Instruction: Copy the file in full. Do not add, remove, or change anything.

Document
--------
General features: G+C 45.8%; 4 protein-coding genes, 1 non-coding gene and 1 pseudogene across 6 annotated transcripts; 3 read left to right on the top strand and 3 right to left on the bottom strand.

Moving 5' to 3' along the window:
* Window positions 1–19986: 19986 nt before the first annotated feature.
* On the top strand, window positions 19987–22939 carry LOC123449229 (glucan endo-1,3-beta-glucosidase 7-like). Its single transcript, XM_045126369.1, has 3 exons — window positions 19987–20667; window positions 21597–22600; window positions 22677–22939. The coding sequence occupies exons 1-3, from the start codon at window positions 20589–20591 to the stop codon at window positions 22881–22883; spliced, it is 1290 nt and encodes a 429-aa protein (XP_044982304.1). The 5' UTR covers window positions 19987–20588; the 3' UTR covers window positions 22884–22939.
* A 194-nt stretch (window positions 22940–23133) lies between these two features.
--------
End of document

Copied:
General features: G+C 45.8%; 4 protein-coding genes, 1 non-coding gene and 1 pseudogene across 6 annotated transcripts; 3 read left to right on the top strand and 3 right to left on the bottom strand.

Moving 5' to 3' along the window:
* Window positions 1–19986: 19986 nt before the first annotated feature.
* On the top strand, window positions 19987–22939 carry LOC123449229 (glucan endo-1,3-beta-glucosidase 7-like). Its single transcript, XM_045126369.1, has 3 exons — window positions 19987–20667; window positions 21597–22600; window positions 22677–22939. The coding sequence occupies exons 1-3, from the start codon at window positions 20589–20591 to the stop codon at window positions 22881–22883; spliced, it is 1290 nt and encodes a 429-aa protein (XP_044982304.1). The 5' UTR covers window positions 19987–20588; the 3' UTR covers window positions 22884–22939.
* A 194-nt stretch (window positions 22940–23133) lies between these two features.